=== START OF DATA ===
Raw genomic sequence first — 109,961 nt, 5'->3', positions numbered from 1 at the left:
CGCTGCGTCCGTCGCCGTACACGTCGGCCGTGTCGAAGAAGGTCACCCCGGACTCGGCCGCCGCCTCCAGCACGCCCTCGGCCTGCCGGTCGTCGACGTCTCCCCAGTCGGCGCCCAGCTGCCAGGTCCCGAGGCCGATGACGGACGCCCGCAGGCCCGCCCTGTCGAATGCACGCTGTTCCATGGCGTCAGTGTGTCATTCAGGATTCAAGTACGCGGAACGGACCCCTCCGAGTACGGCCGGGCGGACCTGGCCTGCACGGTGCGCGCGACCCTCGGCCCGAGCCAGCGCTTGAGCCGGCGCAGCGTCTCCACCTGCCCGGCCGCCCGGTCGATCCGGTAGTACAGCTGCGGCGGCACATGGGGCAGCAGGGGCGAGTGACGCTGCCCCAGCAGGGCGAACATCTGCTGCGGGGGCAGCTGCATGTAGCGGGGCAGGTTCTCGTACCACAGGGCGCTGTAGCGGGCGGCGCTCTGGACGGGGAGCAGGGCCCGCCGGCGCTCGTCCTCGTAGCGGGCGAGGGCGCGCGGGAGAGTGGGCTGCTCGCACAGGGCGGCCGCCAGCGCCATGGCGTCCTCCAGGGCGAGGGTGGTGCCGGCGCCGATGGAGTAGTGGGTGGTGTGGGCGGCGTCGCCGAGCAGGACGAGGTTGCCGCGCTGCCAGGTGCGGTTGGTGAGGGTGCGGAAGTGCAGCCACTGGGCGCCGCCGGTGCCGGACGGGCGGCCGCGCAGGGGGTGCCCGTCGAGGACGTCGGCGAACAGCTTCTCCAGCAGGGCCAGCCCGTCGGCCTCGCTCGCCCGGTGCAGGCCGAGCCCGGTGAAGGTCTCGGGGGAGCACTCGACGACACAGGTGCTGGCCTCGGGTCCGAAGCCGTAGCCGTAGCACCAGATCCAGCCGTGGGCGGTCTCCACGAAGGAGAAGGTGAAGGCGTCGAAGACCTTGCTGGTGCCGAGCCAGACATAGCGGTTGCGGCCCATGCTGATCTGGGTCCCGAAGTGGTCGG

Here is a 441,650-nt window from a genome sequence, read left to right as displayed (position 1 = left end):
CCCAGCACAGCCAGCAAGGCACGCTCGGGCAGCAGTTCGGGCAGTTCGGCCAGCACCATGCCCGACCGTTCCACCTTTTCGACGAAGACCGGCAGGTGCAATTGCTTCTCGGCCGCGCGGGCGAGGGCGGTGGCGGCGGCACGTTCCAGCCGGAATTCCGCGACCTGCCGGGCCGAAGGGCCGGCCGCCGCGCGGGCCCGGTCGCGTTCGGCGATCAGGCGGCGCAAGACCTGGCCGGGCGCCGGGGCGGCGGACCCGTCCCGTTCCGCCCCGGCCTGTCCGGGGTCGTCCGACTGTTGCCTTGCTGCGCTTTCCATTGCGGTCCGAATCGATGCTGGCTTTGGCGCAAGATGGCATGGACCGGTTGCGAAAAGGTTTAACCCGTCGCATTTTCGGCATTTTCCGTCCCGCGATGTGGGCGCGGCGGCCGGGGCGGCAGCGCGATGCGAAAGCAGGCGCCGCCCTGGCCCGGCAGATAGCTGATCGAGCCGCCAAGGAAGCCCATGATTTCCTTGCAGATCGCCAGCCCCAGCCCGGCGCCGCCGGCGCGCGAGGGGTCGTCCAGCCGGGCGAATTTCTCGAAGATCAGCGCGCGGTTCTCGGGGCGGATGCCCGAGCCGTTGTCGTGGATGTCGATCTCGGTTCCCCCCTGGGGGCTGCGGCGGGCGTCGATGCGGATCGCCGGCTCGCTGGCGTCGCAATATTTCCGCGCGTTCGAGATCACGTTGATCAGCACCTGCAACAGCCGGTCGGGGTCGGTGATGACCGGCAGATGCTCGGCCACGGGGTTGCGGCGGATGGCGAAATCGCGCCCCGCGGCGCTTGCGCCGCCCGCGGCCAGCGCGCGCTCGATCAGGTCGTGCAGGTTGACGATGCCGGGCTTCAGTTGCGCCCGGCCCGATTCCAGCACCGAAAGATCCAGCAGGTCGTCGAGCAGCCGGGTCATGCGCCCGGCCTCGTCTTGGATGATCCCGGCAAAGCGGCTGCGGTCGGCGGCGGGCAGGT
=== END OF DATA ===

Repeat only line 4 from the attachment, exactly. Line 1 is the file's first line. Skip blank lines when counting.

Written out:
CCCAGCACAGCCAGCAAGGCACGCTCGGGCAGCAGTTCGGGCAGTTCGGCCAGCACCATGCCCGACCGTTCCACCTTTTCGACGAAGACCGGCAGGTGCAATTGCTTCTCGGCCGCGCGGGCGAGGGCGGTGGCGGCGGCACGTTCCAGCCGGAATTCCGCGACCTGCCGGGCCGAAGGGCCGGCCGCCGCGCGGGCCCGGTCGCGTTCGGCGATCAGGCGGCGCAAGACCTGGCCGGGCGCCGGGGCGGCGGACCCGTCCCGTTCCGCCCCGGCCTGTCCGGGGTCGTCCGACTGTTGCCTTGCTGCGCTTTCCATTGCGGTCCGAATCGATGCTGGCTTTGGCGCAAGATGGCATGGACCGGTTGCGAAAAGGTTTAACCCGTCGCATTTTCGGCATTTTCCGTCCCGCGATGTGGGCGCGGCGGCCGGGGCGGCAGCGCGATGCGAAAGCAGGCGCCGCCCTGGCCCGGCAGATAGCTGATCGAGCCGCCAAGGAAGCCCATGATTTCCTTGCAGATCGCCAGCCCCAGCCCGGCGCCGCCGGCGCGCGAGGGGTCGTCCAGCCGGGCGAATTTCTCGAAGATCAGCGCGCGGTTCTCGGGGCGGATGCCCGAGCCGTTGTCGTGGATGTCGATCTCGGTTCCCCCCTGGGGGCTGCGGCGGGCGTCGATGCGGATCGCCGGCTCGCTGGCGTCGCAATATTTCCGCGCGTTCGAGATCACGTTGATCAGCACCTGCAACAGCCGGTCGGGGTCGGTGATGACCGGCAGATGCTCGGCCACGGGGTTGCGGCGGATGGCGAAATCGCGCCCCGCGGCGCTTGCGCCGCCCGCGGCCAGCGCGCGCTCGATCAGGTCGTGCAGGTTGACGATGCCGGGCTTCAGTTGCGCCCGGCCCGATTCCAGCACCGAAAGATCCAGCAGGTCGTCGAGCAGCCGGGTCATGCGCCCGGCCTCGTCTTGGATGATCCCGGCAAAGCGGCTGCGGTCGGCGGCGGGCAGGT